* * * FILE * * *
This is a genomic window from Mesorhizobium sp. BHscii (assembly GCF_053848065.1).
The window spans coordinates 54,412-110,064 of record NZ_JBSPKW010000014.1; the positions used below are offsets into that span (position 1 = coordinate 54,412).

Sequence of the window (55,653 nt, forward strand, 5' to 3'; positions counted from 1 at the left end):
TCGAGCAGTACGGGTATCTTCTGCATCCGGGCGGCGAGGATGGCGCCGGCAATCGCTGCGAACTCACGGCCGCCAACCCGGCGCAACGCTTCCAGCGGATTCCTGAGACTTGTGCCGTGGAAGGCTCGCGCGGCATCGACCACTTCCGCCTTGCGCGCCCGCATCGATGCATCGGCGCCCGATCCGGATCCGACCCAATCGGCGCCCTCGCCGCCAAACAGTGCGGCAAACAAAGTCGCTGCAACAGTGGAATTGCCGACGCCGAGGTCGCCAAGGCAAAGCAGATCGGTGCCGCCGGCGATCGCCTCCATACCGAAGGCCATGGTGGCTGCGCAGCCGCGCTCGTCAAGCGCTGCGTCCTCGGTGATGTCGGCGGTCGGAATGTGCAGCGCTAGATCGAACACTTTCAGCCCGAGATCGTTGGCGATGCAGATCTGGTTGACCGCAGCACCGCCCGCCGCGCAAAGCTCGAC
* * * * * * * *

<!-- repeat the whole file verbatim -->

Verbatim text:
This is a genomic window from Mesorhizobium sp. BHscii (assembly GCF_053848065.1).
The window spans coordinates 54,412-110,064 of record NZ_JBSPKW010000014.1; the positions used below are offsets into that span (position 1 = coordinate 54,412).

Sequence of the window (55,653 nt, forward strand, 5' to 3'; positions counted from 1 at the left end):
TCGAGCAGTACGGGTATCTTCTGCATCCGGGCGGCGAGGATGGCGCCGGCAATCGCTGCGAACTCACGGCCGCCAACCCGGCGCAACGCTTCCAGCGGATTCCTGAGACTTGTGCCGTGGAAGGCTCGCGCGGCATCGACCACTTCCGCCTTGCGCGCCCGCATCGATGCATCGGCGCCCGATCCGGATCCGACCCAATCGGCGCCCTCGCCGCCAAACAGTGCGGCAAACAAAGTCGCTGCAACAGTGGAATTGCCGACGCCGAGGTCGCCAAGGCAAAGCAGATCGGTGCCGCCGGCGATCGCCTCCATACCGAAGGCCATGGTGGCTGCGCAGCCGCGCTCGTCAAGCGCTGCGTCCTCGGTGATGTCGGCGGTCGGAATGTGCAGCGCTAGATCGAACACTTTCAGCCCGAGATCGTTGGCGATGCAGATCTGGTTGACCGCAGCACCGCCCGCCGCGCAAAGCTCGAC